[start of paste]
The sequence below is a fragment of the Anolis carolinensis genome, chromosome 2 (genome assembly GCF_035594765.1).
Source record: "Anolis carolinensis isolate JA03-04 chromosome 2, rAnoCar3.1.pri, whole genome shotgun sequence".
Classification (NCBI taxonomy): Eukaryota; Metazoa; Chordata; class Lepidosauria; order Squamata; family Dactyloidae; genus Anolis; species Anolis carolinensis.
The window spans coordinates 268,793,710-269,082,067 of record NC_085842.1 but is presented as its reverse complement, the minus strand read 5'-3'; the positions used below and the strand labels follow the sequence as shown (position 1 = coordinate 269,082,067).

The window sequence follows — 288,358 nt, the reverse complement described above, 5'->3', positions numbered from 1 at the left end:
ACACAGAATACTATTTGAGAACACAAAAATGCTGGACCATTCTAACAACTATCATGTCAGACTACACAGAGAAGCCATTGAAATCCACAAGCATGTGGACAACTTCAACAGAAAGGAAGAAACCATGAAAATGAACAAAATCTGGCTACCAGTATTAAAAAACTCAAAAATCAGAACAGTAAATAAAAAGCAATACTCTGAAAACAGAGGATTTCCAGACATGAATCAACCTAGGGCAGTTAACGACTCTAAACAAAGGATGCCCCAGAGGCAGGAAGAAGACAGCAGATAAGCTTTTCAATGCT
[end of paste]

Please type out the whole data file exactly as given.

The sequence below is a fragment of the Anolis carolinensis genome, chromosome 2 (genome assembly GCF_035594765.1).
Source record: "Anolis carolinensis isolate JA03-04 chromosome 2, rAnoCar3.1.pri, whole genome shotgun sequence".
Classification (NCBI taxonomy): Eukaryota; Metazoa; Chordata; class Lepidosauria; order Squamata; family Dactyloidae; genus Anolis; species Anolis carolinensis.
The window spans coordinates 268,793,710-269,082,067 of record NC_085842.1 but is presented as its reverse complement, the minus strand read 5'-3'; the positions used below and the strand labels follow the sequence as shown (position 1 = coordinate 269,082,067).

The window sequence follows — 288,358 nt, the reverse complement described above, 5'->3', positions numbered from 1 at the left end:
ACACAGAATACTATTTGAGAACACAAAAATGCTGGACCATTCTAACAACTATCATGTCAGACTACACAGAGAAGCCATTGAAATCCACAAGCATGTGGACAACTTCAACAGAAAGGAAGAAACCATGAAAATGAACAAAATCTGGCTACCAGTATTAAAAAACTCAAAAATCAGAACAGTAAATAAAAAGCAATACTCTGAAAACAGAGGATTTCCAGACATGAATCAACCTAGGGCAGTTAACGACTCTAAACAAAGGATGCCCCAGAGGCAGGAAGAAGACAGCAGATAAGCTTTTCAATGCT